Greg Marshall


About Greg Marshall

I am a retired electronics engineer and after a few months of enjoying my leisure I began to miss doing product development. My astronomy hobby always needed new solutions to unique problems, so I decided that whenever I came up with a good solution I would try to make it available to others.


Pioneer Days

Things are crazy busy here at Wa-chur-ed Observatory, but I wanted to take a minute to tell you about the event we did last weekend, the Linn County Pioneer Picnic in Brownsville, OR.  This was a 3 day event filled with all manner of family fun.  We were located at the end of the vendor area, next to a rock climbing wall provided by the OR National Guard.  That drew a lot of people to the area, but was also a distraction.  In any case, it was great fun to watch kids climb the wall – especially the little ones, […]


The Eagle and the Unnamed

M16, the Eagle Nebula, is a beautiful and often photographed object in the southern sky (when viewed from the northern hemisphere).  It is the northern-most of a series of well known objects in the area, including M17, M18, M20, and M8.  But in this photo M16 is in the lower right corner and the object in the upper left is farther north.  What’s interesting about this is that although the object in the upper left is quite bright (and although smaller than M16, not particularly small compared to typical astronomical targets), it has no common name.  In fact, so far […]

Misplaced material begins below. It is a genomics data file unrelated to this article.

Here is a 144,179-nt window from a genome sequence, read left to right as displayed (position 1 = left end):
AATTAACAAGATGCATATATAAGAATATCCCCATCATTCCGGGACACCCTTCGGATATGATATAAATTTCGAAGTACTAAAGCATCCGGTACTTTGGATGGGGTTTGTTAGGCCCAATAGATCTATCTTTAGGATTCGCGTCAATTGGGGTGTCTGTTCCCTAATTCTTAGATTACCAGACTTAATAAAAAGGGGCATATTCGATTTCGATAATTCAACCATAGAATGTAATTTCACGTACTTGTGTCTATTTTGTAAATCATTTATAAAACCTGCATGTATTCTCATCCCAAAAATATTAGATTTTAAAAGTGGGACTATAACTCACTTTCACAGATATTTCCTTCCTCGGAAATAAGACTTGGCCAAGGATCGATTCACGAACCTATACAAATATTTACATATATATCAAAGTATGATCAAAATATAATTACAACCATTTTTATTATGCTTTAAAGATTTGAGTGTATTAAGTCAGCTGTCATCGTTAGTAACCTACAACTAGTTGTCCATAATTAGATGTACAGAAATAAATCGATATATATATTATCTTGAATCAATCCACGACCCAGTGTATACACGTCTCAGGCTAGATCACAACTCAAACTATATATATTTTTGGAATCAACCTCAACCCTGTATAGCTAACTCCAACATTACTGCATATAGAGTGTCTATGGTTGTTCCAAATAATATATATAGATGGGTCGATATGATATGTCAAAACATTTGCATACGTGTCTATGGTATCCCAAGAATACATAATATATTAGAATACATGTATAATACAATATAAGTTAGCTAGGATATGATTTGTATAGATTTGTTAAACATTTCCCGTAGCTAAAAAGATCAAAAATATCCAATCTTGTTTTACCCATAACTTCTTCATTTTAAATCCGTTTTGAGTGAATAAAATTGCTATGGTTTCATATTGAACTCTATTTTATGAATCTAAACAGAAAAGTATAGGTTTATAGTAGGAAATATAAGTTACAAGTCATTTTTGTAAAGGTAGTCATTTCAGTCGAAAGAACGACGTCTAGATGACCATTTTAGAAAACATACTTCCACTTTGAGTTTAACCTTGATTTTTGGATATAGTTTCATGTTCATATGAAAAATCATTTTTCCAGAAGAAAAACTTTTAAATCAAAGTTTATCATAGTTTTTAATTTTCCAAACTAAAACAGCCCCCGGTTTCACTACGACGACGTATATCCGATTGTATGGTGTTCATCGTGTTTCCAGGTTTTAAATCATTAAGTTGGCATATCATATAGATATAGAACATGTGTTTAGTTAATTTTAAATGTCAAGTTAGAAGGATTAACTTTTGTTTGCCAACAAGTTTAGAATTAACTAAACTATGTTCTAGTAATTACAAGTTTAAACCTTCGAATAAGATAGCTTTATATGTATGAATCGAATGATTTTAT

To Capture a Globular Cluster

I’ve tried many times to get a good photo of M13, the Hercules Cluster, and this is the best one yet, although it’s done with a telescope that is a bit low in magnification for this object.  M13 is a “globular cluster”, a group of stars that are gravitationally bound to each other.  In this case, there are about 300,000 stars in the cluster, so the goal in photographing it is to be able to distinguish one star from another as much as possible (obviously, we can’t come close to seeing all 300,000), which means getting excellent sharpness. Theoretically, a […]


Astronomy Season has (Finally) Arrived